Amid a record-setting rise in inflation rates, Americans are noticing increases in the prices of their utilities, including their monthly internet bills.
- 30% of survey respondents noticed higher internet prices between June and August of 2022.
- Most internet subscriptions now exist within the 200 to 400 Mbps speed tiers, much higher than the minimum standard broadband speed identified by FCC (25/3 Mbps).
- Gigabit speed tier subscribers increased by 35% and now account for over 15% of all subscribers.
- More people are choosing to subscribe to higher speeds, either out of personal necessity or because their ISP is increasing its speed tiers.
Current state of utility price increases and inflation rates
In its February report, the U.S. Bureau of Labor Statistics reported a rise in the consumer price index (CPI) by 12.9% for electricity and 14.3% for natural gas over the last 12 months. These record-high prices mirror the high inflation rates over the past few years — 7% in 2021 and 6.5% in 2022.
Consumers have noticed their internet bills increasing, although at a slower rate than other utilities. According to a survey by YouGov for SaveOnEnergy.com, 36% of respondents saw higher internet prices than in 2021. 30% of respondents noticed higher prices between June and August of 2022. It’s safe to say that utility prices have been increasing in all sectors, including broadband.
With rising costs, consumers start seeking ways to trim their increased monthly budget. Reminiscent of parents telling kids to turn off lights when they leave a room to save on the electric bill, you can also find ways to lower your internet bill.
Current state of household internet speeds and availability
ISPs have continuously increased their speed tiers and expanded their networks, resulting in more consumers subscribing to plans with higher speeds.
In the FCC’s twelfth Measuring Broadband America (MBA) report, the weighted average download speed of participating ISPs was 307.73 Mbps — 59% higher than the eleventh report and 111% higher than the tenth.
OpenVault’s Broadband Insights Q3 2022 report found that most internet subscriptions now exist within the 200 to 400 Mbps speed tiers. It also reports that gigabit speed tier subscribers increased by 35% and now account for over 15% of all subscribers.
This data shows that more people are choosing to subscribe to higher speeds, either out of personal necessity or because their ISP is increasing its speed tiers.
Do you really need that much speed?
With the challenges facing the economy, it’s important to analyze if the internet you pay for is really the speed you need.
The FCC identifies 25/3 Mbps as the minimum standard broadband speed. This is far less speed than the above data points from recent broadband reports — so how much speed do you really need? Are you paying for too much bandwidth?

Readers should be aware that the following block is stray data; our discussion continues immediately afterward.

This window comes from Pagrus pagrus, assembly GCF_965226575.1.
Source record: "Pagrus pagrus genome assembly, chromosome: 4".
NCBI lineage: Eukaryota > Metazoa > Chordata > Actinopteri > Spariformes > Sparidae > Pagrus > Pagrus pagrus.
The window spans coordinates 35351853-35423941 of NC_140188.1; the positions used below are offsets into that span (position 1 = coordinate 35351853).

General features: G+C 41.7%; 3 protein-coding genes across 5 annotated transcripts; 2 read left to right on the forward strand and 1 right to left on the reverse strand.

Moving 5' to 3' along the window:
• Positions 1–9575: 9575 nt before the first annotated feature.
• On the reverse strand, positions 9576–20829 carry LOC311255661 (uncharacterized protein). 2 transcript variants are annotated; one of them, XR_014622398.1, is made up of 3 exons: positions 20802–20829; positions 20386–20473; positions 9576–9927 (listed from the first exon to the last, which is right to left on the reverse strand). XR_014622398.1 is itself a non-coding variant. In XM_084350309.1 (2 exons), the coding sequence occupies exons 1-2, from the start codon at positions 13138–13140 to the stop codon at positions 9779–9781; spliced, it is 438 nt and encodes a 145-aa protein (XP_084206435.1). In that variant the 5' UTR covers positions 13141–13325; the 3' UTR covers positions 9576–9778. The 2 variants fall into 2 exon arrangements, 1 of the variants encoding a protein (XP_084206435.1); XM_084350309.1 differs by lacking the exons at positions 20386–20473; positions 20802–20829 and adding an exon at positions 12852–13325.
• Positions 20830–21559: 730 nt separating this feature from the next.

According to the Information Technology and Innovation Foundation (ITIF), basic web browsing requires 1 Mbps of speed, Zoom requires 3 Mbps download/3.8 Mbps upload and streaming in 4K requires at least 15 Mbps of internet speed.
The FCC’s Household Broadband Guide claims that the average student or person working from home only requires a connection between 5 and 25 Mbps — much lower than the 200 to 400 Mbps speed range that most people subscribe to.
While the speed you need will vary based on the number of devices, users and type of internet activity, you could be paying for more speed than you need if you fall within the FCC guide’s criteria.
How to reduce your internet bill
If you feel like you’re paying too much for internet, there are steps you can take to reduce your bill:
- Find out what speed you need: First, you need to find out what speed you need for your daily internet activities before subscribing to a plan. This could save you money by preventing you from subscribing to a more expensive plan.
- Compare available plans in your area: Compare all available plans in your area to ensure you’re getting the best deal. Some ISPs may offer a lower price for plans similar to other providers.
- Buy your own equipment: Many ISPs offer rental equipment that you’ll have to pay a monthly fee for. Buying your equipment is cheaper in the long run.
- Bundle your services: Many ISPs offer bundle packages with internet, TV and phone that can save you money. If you have different providers for each service, it may be smart to look into bundling them under one provider.
- Negotiate your bill: If you’re considering switching providers to save money, you could try negotiating your bill with your current provider first. ISPs don’t want to lose customers, so trying to negotiate a lower bill is worth a shot.
Methodology and sources
The data shared in this article is drawn from the following sources:
- Information Technology and Innovation Foundation
- The FCC’s Household Broadband Guide
- The FCC’s twelfth Measuring Broadband America fixed broadband report
- The U.S. Bureau of Labor Statistics Consumer Price Index 2022 summary
- The U.S. Inflation Calculator
- OpenVault’s Broadband Insights Q3 2022 report
The bottom line
More and more people are subscribing to higher internet speed tiers, but it’s important to consider if you really need the speed you’re paying for. With heightened utility prices and inflation rates, saving on your internet bill could make a big difference. Find out what speed you need for your internet activities and explore other ways to reduce your internet bill.
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Written by:Camryn Smith
Cammy is a writer with Allconnect, growing her broadband industry knowledge for over a year on the internet marketplace. Her expertise lies in home internet and broadband service with a focus on providers, plans… Read more
Edited by:Robin Layton
Editor, Broadband Content